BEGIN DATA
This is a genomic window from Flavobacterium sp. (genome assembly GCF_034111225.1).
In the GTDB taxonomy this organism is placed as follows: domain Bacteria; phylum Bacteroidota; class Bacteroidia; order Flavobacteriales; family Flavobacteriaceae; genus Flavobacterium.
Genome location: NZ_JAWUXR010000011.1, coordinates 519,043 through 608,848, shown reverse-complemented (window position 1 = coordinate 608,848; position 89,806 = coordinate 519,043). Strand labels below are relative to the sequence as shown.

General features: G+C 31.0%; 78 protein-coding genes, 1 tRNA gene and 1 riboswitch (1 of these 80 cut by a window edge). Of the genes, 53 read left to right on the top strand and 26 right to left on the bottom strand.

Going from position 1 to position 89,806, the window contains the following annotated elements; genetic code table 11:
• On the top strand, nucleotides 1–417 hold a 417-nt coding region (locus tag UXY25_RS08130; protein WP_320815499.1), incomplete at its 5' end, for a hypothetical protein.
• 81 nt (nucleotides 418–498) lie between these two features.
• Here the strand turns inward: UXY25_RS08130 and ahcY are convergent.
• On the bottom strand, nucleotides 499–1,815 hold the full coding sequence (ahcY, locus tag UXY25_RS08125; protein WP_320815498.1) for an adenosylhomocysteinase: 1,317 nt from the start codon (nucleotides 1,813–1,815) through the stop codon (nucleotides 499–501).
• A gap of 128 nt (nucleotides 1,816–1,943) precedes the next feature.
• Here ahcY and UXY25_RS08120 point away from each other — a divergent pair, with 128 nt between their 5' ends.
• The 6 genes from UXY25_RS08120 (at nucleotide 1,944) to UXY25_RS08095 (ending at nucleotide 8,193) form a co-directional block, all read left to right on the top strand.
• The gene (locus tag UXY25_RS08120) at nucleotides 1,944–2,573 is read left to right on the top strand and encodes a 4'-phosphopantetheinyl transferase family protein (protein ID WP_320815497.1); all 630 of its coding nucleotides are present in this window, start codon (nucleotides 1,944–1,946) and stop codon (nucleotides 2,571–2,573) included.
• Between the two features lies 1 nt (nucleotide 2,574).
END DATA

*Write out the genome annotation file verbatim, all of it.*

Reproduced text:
This is a genomic window from Flavobacterium sp. (genome assembly GCF_034111225.1).
In the GTDB taxonomy this organism is placed as follows: domain Bacteria; phylum Bacteroidota; class Bacteroidia; order Flavobacteriales; family Flavobacteriaceae; genus Flavobacterium.
Genome location: NZ_JAWUXR010000011.1, coordinates 519,043 through 608,848, shown reverse-complemented (window position 1 = coordinate 608,848; position 89,806 = coordinate 519,043). Strand labels below are relative to the sequence as shown.

General features: G+C 31.0%; 78 protein-coding genes, 1 tRNA gene and 1 riboswitch (1 of these 80 cut by a window edge). Of the genes, 53 read left to right on the top strand and 26 right to left on the bottom strand.

Going from position 1 to position 89,806, the window contains the following annotated elements; genetic code table 11:
• On the top strand, nucleotides 1–417 hold a 417-nt coding region (locus tag UXY25_RS08130; protein WP_320815499.1), incomplete at its 5' end, for a hypothetical protein.
• 81 nt (nucleotides 418–498) lie between these two features.
• Here the strand turns inward: UXY25_RS08130 and ahcY are convergent.
• On the bottom strand, nucleotides 499–1,815 hold the full coding sequence (ahcY, locus tag UXY25_RS08125; protein WP_320815498.1) for an adenosylhomocysteinase: 1,317 nt from the start codon (nucleotides 1,813–1,815) through the stop codon (nucleotides 499–501).
• A gap of 128 nt (nucleotides 1,816–1,943) precedes the next feature.
• Here ahcY and UXY25_RS08120 point away from each other — a divergent pair, with 128 nt between their 5' ends.
• The 6 genes from UXY25_RS08120 (at nucleotide 1,944) to UXY25_RS08095 (ending at nucleotide 8,193) form a co-directional block, all read left to right on the top strand.
• The gene (locus tag UXY25_RS08120) at nucleotides 1,944–2,573 is read left to right on the top strand and encodes a 4'-phosphopantetheinyl transferase family protein (protein ID WP_320815497.1); all 630 of its coding nucleotides are present in this window, start codon (nucleotides 1,944–1,946) and stop codon (nucleotides 2,571–2,573) included.
• Between the two features lies 1 nt (nucleotide 2,574).